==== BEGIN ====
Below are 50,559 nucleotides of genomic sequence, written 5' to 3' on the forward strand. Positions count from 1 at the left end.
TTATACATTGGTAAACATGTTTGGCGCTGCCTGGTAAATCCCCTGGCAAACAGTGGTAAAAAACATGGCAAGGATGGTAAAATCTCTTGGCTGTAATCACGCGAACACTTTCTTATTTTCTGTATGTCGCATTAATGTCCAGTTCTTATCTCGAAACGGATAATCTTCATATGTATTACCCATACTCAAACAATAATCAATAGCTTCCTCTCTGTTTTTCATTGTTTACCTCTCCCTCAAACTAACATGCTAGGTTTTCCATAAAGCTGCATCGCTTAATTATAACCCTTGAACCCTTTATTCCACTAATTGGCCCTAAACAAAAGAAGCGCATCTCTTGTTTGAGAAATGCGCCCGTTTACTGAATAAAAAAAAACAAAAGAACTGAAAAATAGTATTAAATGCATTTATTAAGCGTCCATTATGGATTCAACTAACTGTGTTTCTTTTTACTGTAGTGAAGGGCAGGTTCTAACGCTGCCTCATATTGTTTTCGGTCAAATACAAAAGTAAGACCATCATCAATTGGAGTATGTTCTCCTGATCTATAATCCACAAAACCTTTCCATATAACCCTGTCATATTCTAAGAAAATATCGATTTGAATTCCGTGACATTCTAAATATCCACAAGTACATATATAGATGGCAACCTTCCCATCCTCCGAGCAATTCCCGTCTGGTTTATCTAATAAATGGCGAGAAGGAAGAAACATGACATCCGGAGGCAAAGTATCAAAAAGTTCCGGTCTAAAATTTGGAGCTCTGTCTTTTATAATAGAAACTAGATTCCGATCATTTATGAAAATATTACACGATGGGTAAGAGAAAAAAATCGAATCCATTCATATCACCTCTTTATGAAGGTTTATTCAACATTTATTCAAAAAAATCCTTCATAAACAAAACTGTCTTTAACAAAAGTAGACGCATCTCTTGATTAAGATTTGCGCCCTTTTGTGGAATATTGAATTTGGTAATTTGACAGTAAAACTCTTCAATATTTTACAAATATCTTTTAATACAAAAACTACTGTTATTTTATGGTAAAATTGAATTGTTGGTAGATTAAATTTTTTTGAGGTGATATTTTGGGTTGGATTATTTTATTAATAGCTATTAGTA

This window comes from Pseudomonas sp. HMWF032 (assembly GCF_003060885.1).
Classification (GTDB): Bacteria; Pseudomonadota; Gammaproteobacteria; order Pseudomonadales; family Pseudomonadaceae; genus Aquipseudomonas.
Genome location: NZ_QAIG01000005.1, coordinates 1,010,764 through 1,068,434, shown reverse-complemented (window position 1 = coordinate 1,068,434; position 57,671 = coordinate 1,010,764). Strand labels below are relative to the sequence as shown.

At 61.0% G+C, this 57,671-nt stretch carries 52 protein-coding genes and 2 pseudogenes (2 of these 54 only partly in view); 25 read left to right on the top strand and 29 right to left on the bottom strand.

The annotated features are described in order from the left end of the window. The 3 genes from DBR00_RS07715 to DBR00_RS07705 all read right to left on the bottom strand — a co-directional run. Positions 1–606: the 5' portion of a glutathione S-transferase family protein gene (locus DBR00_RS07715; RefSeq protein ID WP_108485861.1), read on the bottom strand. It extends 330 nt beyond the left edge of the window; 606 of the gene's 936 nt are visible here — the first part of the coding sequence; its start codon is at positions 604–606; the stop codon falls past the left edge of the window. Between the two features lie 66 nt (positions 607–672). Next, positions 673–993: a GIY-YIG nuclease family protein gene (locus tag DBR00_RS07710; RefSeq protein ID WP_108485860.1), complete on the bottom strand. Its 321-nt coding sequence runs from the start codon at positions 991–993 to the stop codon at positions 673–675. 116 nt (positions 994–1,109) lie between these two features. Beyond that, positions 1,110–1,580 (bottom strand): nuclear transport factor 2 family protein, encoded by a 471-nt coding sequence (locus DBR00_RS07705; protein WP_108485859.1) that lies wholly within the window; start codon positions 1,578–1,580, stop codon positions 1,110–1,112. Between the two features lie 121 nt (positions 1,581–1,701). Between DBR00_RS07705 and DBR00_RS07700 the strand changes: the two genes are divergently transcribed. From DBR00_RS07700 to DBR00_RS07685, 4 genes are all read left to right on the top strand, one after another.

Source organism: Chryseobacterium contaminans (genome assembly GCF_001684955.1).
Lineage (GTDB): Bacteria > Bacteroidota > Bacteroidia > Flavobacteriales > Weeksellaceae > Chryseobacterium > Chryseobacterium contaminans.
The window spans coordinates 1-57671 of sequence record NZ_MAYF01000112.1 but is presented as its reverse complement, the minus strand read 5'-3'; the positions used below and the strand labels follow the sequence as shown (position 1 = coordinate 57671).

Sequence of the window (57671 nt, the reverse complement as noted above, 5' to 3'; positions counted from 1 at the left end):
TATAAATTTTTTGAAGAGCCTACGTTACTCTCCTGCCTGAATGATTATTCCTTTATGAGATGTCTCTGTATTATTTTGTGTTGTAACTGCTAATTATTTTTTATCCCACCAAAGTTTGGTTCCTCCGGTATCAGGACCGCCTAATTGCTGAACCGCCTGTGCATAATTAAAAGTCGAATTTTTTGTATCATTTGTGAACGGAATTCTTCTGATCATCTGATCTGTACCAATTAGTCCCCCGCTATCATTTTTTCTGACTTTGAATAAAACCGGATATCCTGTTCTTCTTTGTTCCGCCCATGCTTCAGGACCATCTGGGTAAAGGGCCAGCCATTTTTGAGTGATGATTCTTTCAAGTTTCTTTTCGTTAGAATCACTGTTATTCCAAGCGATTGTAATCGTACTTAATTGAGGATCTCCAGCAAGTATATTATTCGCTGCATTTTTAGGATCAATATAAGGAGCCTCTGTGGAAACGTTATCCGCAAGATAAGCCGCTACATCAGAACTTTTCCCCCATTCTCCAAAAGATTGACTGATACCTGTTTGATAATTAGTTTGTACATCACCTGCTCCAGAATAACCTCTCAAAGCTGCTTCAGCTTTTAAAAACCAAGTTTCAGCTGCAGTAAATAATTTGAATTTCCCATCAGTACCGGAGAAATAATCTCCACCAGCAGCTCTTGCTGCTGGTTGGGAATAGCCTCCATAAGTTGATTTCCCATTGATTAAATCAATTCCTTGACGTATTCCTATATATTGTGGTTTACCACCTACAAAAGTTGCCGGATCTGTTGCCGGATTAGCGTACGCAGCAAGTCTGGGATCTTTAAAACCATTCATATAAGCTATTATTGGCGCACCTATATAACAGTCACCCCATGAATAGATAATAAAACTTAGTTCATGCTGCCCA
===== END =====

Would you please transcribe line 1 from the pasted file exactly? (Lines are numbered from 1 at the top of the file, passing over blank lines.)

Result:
Below are 50,559 nucleotides of genomic sequence, written 5' to 3' on the forward strand. Positions count from 1 at the left end.